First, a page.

Volume: Well, it was an interesting challenge. When he first walked in the door during a casting in Moscow, it was as if Roman had walked in the door. Before he even said anything, he was like the quality he possessed, just the way he is. Since he didn’t speak so much English, it was a big problem for him and for me because I didn’t speak so much Russian. At first it was very difficult to understand how the hell we were going to create dynamism and chemistry. But then we finally trusted the process and spent more time together, even if it wasn’t necessarily talking, and we explored the physical presence of togetherness and the space between the two characters.

Which was the hardest scene to shoot Phoenix?

Peter: Well, what I was most afraid of were the intimate scenes, which were very easy because of the chemistry and choreography of Tom and Oleg. I think the most difficult technical scenes were the sea scenes, where we were in 12-degree water for 12 hours, and the actors had to be there for hours and hours in the cold water.

Emotionally, the New Year’s Eve dinner series and the next scene with Sergei alone in his bedroom were so emotionally difficult for everyone. And we had set aside half a day for that, and in the evening we just stopped and said to ourselves, “Look, we have to stop. He’s still gone. ” We finally got to the point where we felt we were there emotionally and we could do the scene honestly. ”

Volume: I agree. There are so many layers of dynamics in the New Year’s Eve dinner scene and it was very difficult to know how to react. The farewell speech that Sergei gave was really difficult and in fact is almost the only time in the whole shooting schedule in which the exact next scene in the script was the one we shot the next one, when Sergei is alone in the room.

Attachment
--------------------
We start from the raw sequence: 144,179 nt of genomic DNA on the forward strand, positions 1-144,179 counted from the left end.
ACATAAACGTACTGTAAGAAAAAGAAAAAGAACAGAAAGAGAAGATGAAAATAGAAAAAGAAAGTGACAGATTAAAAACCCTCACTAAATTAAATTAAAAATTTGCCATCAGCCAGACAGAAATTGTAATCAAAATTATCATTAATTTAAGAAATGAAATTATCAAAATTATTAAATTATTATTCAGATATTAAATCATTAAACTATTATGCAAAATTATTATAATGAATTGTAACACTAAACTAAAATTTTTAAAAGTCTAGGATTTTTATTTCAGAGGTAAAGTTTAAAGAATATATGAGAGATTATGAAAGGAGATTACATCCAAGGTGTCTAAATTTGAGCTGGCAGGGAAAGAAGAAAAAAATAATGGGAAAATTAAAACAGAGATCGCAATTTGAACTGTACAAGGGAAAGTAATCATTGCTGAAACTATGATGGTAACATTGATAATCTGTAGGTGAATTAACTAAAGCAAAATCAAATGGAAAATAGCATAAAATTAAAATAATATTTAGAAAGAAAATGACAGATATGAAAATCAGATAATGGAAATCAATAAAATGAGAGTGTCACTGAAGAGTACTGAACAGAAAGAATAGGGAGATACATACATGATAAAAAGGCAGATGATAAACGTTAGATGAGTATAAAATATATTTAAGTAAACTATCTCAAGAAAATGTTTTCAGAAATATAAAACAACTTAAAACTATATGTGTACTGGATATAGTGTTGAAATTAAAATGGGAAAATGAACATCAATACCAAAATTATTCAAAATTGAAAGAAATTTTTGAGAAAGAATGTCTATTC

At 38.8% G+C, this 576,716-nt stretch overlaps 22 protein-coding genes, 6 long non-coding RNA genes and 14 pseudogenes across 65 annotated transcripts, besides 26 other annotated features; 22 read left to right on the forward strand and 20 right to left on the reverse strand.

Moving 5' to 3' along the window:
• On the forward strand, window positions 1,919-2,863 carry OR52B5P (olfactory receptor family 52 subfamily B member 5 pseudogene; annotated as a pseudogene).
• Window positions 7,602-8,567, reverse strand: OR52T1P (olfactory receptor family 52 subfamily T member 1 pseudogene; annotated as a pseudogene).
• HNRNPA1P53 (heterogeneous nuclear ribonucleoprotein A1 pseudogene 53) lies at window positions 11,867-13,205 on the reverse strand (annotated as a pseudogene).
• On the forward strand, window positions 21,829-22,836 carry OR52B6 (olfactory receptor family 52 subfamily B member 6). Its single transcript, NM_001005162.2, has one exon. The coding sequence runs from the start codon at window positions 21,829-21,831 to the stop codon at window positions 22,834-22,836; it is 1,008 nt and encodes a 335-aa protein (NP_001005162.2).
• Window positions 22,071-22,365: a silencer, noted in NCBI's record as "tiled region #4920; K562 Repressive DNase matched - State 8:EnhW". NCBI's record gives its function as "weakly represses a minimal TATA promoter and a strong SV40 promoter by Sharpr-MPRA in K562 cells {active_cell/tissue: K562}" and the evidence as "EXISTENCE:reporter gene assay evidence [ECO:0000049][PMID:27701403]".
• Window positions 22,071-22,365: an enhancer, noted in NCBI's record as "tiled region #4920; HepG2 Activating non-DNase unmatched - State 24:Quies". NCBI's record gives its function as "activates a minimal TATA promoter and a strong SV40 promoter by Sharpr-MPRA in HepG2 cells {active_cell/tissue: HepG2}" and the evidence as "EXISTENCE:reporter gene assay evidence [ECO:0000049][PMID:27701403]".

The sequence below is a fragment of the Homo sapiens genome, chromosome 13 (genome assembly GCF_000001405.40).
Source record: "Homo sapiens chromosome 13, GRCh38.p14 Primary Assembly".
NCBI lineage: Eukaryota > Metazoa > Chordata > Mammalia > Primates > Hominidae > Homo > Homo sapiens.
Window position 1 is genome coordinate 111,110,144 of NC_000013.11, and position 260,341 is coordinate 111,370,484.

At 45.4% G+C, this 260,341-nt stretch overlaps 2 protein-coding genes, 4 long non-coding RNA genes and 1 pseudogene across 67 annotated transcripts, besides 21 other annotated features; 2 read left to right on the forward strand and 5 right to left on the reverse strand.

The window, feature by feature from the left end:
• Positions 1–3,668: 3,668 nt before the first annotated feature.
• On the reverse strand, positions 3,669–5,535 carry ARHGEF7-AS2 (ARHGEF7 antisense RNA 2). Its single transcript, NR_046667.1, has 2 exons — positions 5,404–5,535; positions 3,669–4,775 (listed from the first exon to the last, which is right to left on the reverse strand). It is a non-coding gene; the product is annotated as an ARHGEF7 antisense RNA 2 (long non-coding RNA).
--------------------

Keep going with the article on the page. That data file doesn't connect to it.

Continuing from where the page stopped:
This is a cathartic moment. As an actor, I didn’t really have to do anything there. I just literally went and sat in the corner of this room on this bed and the emotions just came out. It was like an incredible relief to have fought in the previous scene.

What you want viewers to take when they see Phoenix?

Roman and Serge are sitting in a theater in Firebird.

Peter: Let’s create a little more compassion, understanding and awareness that things are still quite difficult for most of the LGBT community around the world. And even Florida, which introduces all these horrible lawswhy someone’s work? For example, why am I worried? Let’s focus on the important things that are education and health care and care for the elderly, not these endless laws and debates about who you can love.

Volume: I would really be happy if people came out of the movie feeling a little bolder, a little more hopeful and a little more to follow their heart and follow their dreams. Something like Sergei in his life. Follow your heart, because at the end of the day it should be what makes you feel much more alive when you are in tune.

If you follow the person you really want to love and who you want to be with, or Sergei follows his dreams of going to theater school, you have to do everything that makes you feel complete. Let’s hope Phoenix leads to a better understanding of the LGBTQ community and what it really means to have love between two people despite the chances against them.

Phoenix it is currently being played in cinemas across the country.